The dangers for Pashinyan have been exacerbated by the presence of more than 100,000 refugees from Nagorno-Karabakh who arrived in Armenia after the separatist region’s takeover by Azerbaijan last year. For a country with a population of just 3 million, this is a significant number. While residents of Nagorno-Karabakh were always Armenian citizens, they were previously unable to vote in elections. Now, however, they can influence politics—and there is little love lost among them for the current government.

While it’s undeniable that support for Pashinyan is among the lowest it has been (in December 2023—even before the border delimitation process began—only 17 percent of Armenians said they trusted him), it’s too early to say he is doomed. Importantly, his opponents enjoy even less support: in May, amid the current protests, only 6.7 percent of respondents to a survey said they could see Galstanyan as head of a transition government.

The picture is even bleaker for the parliamentary opposition. The second most popular candidate for the post of acting prime minister was Robert Kocharyan (president of Armenia from 1998 to 2008), who was backed by a mere 2.5 percent of respondents.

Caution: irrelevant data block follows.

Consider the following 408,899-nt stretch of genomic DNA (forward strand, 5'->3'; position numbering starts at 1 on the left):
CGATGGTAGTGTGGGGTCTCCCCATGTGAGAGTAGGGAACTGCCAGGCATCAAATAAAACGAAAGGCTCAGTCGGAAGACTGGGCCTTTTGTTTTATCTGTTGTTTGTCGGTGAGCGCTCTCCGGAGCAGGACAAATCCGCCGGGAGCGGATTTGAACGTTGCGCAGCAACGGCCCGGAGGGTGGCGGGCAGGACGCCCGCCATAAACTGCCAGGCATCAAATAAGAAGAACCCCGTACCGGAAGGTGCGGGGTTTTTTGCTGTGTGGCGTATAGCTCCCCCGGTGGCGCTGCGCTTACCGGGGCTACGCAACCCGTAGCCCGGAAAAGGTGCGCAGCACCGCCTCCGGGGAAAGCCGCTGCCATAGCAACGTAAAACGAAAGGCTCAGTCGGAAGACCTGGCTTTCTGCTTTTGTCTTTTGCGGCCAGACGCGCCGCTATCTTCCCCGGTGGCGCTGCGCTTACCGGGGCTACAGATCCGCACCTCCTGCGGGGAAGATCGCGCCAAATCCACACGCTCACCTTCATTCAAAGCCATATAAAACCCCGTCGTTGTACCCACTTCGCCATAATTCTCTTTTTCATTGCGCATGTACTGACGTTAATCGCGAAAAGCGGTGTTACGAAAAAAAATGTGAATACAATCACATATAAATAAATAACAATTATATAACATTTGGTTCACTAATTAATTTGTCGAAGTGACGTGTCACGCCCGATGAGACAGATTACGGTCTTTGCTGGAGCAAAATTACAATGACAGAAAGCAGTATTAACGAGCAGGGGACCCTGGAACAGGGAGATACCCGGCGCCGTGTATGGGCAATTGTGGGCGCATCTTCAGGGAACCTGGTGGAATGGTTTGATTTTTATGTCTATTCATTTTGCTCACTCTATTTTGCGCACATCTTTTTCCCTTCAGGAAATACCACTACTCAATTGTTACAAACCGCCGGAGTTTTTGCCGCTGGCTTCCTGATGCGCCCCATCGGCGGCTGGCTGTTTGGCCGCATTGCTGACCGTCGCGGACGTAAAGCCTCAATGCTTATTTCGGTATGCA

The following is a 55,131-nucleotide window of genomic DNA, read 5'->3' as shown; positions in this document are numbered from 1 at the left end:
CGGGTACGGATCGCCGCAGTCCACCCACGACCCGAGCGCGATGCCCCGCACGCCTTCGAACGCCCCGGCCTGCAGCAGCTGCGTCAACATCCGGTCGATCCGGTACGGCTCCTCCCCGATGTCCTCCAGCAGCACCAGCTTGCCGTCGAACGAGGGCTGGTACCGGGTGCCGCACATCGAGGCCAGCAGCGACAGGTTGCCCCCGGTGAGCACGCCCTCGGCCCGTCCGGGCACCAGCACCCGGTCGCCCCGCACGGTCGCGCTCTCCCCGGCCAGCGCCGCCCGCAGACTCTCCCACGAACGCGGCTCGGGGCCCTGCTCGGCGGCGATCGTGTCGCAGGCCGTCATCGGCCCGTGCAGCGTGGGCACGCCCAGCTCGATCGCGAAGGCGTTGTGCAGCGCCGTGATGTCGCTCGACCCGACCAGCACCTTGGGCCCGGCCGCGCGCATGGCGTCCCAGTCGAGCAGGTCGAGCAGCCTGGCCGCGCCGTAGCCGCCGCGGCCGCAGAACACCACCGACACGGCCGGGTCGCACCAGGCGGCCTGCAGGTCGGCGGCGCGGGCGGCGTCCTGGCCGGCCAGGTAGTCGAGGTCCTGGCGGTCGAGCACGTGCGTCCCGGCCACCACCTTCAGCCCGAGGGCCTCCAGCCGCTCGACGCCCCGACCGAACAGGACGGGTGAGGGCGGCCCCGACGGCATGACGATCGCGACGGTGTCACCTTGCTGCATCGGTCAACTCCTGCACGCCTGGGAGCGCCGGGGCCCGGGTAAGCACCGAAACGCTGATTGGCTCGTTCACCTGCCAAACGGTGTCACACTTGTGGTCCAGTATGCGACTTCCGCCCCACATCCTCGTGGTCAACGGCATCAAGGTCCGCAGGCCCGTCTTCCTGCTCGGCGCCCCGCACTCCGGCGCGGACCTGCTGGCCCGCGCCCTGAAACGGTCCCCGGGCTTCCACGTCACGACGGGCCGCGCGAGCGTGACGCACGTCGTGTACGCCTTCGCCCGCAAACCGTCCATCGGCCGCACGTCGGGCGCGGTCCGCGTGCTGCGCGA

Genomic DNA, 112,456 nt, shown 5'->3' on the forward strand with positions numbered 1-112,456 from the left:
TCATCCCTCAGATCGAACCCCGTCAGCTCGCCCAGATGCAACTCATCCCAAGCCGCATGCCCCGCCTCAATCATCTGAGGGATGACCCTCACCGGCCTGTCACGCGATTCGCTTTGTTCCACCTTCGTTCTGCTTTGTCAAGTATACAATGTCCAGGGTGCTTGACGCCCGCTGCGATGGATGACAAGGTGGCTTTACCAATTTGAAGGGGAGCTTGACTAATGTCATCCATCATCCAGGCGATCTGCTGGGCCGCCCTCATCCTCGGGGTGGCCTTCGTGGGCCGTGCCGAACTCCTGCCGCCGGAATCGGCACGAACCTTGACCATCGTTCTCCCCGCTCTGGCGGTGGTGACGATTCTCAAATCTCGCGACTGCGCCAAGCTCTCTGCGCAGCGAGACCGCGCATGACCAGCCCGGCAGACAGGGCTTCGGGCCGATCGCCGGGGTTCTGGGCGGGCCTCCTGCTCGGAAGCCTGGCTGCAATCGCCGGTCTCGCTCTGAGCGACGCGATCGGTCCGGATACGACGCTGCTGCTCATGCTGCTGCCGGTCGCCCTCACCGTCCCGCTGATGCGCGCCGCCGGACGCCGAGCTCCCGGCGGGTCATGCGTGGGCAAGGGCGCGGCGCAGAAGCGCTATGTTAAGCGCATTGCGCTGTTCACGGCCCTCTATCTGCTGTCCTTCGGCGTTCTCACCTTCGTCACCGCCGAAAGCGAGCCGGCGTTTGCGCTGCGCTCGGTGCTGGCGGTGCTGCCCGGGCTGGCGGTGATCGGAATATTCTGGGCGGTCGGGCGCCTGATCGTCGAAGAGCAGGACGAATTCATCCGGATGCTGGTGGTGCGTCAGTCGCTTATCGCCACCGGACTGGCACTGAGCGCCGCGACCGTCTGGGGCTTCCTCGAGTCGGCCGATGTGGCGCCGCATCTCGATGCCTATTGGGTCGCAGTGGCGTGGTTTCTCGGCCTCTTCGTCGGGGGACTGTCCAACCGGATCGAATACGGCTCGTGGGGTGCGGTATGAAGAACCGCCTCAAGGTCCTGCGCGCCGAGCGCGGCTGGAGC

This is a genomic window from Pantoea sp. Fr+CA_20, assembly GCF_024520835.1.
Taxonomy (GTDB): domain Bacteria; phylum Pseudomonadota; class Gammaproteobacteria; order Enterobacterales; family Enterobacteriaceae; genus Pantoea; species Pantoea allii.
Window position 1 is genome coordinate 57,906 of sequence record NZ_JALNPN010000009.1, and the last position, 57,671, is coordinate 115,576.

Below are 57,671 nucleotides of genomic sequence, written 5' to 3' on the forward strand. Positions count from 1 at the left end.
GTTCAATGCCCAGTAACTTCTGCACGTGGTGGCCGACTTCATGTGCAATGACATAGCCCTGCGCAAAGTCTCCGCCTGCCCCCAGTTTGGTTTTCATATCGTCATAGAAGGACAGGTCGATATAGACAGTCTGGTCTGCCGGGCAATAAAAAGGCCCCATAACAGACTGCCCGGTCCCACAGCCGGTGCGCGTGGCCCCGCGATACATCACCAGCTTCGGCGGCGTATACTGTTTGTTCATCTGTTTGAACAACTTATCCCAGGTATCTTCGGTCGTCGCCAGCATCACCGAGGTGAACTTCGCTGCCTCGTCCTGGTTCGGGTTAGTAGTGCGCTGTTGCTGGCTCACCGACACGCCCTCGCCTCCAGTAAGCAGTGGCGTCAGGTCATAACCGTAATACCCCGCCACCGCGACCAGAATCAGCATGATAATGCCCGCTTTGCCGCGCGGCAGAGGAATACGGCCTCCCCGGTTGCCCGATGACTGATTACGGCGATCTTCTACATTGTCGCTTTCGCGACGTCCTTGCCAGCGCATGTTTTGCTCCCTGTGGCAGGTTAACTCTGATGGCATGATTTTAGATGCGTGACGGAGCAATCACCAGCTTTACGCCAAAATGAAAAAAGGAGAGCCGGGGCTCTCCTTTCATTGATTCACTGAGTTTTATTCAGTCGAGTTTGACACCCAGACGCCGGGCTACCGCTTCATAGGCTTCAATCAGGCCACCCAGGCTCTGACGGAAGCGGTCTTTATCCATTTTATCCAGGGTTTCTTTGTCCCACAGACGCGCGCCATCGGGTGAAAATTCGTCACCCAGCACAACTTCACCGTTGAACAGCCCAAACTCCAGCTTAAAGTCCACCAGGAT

More than 50 percent of Armenians who took part in the survey said they didn’t back any Armenian politician, which indicates how much disillusionment there has been with politics since Armenia’s defeat in the second war over Nagorno-Karabakh in 2020. There is a consensus that Armenia’s current predicament is not just Pashinyan’s fault, but also that of those who came before him: those who repeatedly botched negotiations with Baku, failed to modernize the army, and made the wrong choice when it came to international allies (there is bitter disappointment with Armenia’s long-term ally Russia, which failed to take action during last year’s seizure of Nagorno-Karabakh).

Many Armenians believe that despite his flaws, Pashinyan is trying to avoid another war: indeed, his reasoning for the border demarcation process is to avoid new hostilities. It’s also clear that if the opposition came to power, it would take a tougher line with Baku—risking military escalation. Azerbaijan has not been shy about resolving disputes by force, and Baku has shown it is prepared to occupy Armenian territory.